President Barack Obama has called higher education "one of the crown jewels of this country." However, U.S. students have garnered more than $1.2 trillion in outstanding student loan debt, and 83 percent of that debt, or $1 trillion, stems from federal student loans. This has had a deep impact on millennials and the economy.

Among the 40 million young borrowers, an average student collects $29,000 to finance a college education, a debt that takes a decade, on average, to repay. The mounting student loan debt is debilitating, and it has sweeping economic impact across the board. Millennials are postponing home purchases, childbearing, marriages and entrepreneurial efforts because debt has weakened social mobility and challenged economic stability, not to mention total financial success.  

The costs of both private and public college degrees have skyrocketed, despite state funding, which has long been an important tool for making college more affordable for students. States have reduced backing for higher education, limiting funding offered via grants and other types of subsidies that don't require repayment. As a result, students have relied more heavily on student loans, but this increased dependence on student loans to finance education has consequences, particularly among minorities and lower income individuals.

"A Demographic Look at Student Loans," a new report from Wells Fargo, takes a look at the evolution of costs and financial options for undergraduate education concerning different ethnic groups in the United States over the past 20 years. It also examines the extra burdens placed on students and how they consequently impact the flailing U.S. economy.

While it's possible that average monthly student loan payments may not be higher for post-Great Recession college graduates than older graduates, the total payment on those loans will be much higher. The higher total payment affects post-Great Recession college graduates' ability to save and engage during those repayment years. The report also argues that the weak performance of the U.S. housing market can be linked to student loan costs.

Senior Economist and report author Eugenio J. Alemán poses a question: "Does spending the time and money in higher education improve the economic wellbeing of individuals who graduate from college?"

There are a few obvious benefits to higher education in today's labor force. For instance, education raises earnings. In 2011, individuals with bachelor's degrees were paid 64 percent more than individuals with high school diplomas. Also, the unemployment rate for college graduates remains low, and college graduates are more likely to have access to health care coverage, vacation time, bonuses and other perks of full-time employment. The study also mentions the psychological benefits of remaining employed, which is more likely with a college degree.

However, the negative side to college education is the cost, which has increased at a rate faster than the rate of inflation over the past decade due to reduced funding for educational institutions. State aid has increased for almost all races/ethnicities, but tuition costs have experienced a more significant surge. Additionally, the percentage of undergrads receiving state aid declined in 2011-2013 for all students with the exception of Asians.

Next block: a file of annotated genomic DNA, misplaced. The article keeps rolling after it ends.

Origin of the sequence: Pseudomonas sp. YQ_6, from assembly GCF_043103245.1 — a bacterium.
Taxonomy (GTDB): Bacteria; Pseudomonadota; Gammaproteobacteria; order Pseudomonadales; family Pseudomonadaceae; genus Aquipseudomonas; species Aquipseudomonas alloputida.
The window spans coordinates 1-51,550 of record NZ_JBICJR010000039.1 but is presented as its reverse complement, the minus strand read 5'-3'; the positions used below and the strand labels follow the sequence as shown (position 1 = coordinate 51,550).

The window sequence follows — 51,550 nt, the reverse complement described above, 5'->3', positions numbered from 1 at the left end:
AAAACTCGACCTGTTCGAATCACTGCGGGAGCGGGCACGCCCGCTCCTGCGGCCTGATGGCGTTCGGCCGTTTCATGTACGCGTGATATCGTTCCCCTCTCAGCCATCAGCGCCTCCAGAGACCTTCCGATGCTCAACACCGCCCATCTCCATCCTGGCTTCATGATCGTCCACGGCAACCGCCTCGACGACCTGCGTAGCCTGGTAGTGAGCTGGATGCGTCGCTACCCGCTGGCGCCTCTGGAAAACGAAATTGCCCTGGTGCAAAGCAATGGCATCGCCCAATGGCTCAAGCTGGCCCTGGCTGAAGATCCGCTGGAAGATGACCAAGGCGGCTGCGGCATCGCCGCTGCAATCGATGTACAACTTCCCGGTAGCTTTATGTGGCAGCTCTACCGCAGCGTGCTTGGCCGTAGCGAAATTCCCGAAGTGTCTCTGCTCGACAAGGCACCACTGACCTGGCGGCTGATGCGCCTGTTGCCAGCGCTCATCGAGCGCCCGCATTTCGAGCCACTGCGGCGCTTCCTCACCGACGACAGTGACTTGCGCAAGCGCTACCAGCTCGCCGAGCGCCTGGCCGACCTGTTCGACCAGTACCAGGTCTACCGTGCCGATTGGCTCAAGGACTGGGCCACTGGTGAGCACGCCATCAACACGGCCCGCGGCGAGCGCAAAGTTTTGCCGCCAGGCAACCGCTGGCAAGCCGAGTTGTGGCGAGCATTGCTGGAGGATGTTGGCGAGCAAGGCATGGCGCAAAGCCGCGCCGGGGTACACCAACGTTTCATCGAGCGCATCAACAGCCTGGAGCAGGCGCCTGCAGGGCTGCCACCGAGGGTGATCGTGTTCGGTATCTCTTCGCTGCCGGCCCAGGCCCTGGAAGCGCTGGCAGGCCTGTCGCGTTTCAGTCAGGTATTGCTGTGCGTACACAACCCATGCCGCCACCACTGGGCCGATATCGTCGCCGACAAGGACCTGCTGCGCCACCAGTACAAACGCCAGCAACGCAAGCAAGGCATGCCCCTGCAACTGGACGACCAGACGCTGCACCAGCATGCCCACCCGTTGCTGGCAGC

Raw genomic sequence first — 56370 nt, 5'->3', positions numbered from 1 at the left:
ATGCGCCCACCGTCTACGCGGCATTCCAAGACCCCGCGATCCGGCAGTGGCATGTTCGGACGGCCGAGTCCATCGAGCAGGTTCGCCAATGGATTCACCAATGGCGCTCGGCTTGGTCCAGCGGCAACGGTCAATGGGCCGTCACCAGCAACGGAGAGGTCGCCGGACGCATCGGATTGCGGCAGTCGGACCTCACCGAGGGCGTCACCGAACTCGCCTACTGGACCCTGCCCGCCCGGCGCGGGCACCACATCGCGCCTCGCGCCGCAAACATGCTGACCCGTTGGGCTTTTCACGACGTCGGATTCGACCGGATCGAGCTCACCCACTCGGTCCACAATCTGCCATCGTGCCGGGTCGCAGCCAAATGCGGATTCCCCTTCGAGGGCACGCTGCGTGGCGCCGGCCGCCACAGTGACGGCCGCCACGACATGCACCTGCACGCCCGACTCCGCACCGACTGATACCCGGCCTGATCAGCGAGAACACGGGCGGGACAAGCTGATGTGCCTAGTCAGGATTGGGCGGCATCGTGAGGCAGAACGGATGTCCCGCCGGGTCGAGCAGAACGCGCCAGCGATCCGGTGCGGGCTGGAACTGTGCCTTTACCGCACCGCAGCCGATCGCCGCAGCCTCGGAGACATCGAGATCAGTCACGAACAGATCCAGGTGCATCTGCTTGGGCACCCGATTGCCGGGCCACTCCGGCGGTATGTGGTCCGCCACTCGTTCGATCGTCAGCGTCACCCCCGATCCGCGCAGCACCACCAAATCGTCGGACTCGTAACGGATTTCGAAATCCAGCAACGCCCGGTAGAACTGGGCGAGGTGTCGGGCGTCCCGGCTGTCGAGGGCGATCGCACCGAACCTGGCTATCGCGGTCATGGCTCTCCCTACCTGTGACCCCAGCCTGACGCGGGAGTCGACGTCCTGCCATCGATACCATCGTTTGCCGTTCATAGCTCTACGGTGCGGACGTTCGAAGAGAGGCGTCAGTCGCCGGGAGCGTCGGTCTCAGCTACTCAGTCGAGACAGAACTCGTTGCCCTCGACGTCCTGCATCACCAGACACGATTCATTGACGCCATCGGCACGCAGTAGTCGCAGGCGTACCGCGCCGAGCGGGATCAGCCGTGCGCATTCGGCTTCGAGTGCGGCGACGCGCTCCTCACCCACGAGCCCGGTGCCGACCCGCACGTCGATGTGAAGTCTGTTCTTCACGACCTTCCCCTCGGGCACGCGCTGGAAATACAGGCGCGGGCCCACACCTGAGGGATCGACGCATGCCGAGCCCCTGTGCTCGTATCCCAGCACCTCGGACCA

"The total price of attendance for a Hispanic full-time student has increased 133.3 percent during the 2011-2012 school year compared to the 1995-1996 school year with tuition and fees increasing 170 percent during the same period, the largest increase for all races/ethnicities," the report states. "For Whites, that increase was 113.6 percent, for Blacks 115.4 percent and for Asians 102.7 percent. The lower increase for Asians is probably related to the fact that Asian students are possibly attending, in general, more expensive schools, and thus the cost of attendance for the 1995-1996 school year was already higher than for the rest of the races/ethnicities."

Asians were paying $30,000 for tuition during the 2011-2012 school year, compared to $24,500 for Hispanics, $25,200 for Blacks and $26,700 for Whites. Meanwhile, the average net cost increased 111.3 percent for Hispanics and 111.9 percent for Blacks. Between the 2011 and 2012 school year compared to the 1995 and 1996 school year, out-of-pocket costs increased 85 percent for Hispanics, 92.3 percent for Blacks, 97.5 percent for Whites and 89.3 percent for Asians.

On average, costs increased about 97 percent between the 2011 and 2012 school year compared to the 1995 and 1996 school year, according to the report. This has contributed to the worrisome, increasing trend of students accessing loans to fund education, with Blacks seeing the largest increase, followed by Whites, Hispanics and Asians.

According to the study, which employs data from the U.S. Department of Education and Wells Fargo Securities, LLC, there isn't much information on the amounts different student cohorts are scheduled to pay under the traditional 10-year loan repayment plan. Alemán used the average growth rate of federal funds borrowed by students, which is about 15 to 26 percent, to estimate that repayment likely requires an additional $4,249 and $5,567 during the repayment period.

The report concludes that a decline in state funding for higher education has placed a greater burden on the federal government to fund schools. Also, student loans, which must be repaid and must be secured by students, place strain on those who graduated during and after the Great Recession. Education inflation has increased three-fold since the mid-1990s as educational institutions began to rely on increased tuition and other fees, and new "help" from the federal government came in the form of subsidized student loans, rather than grants.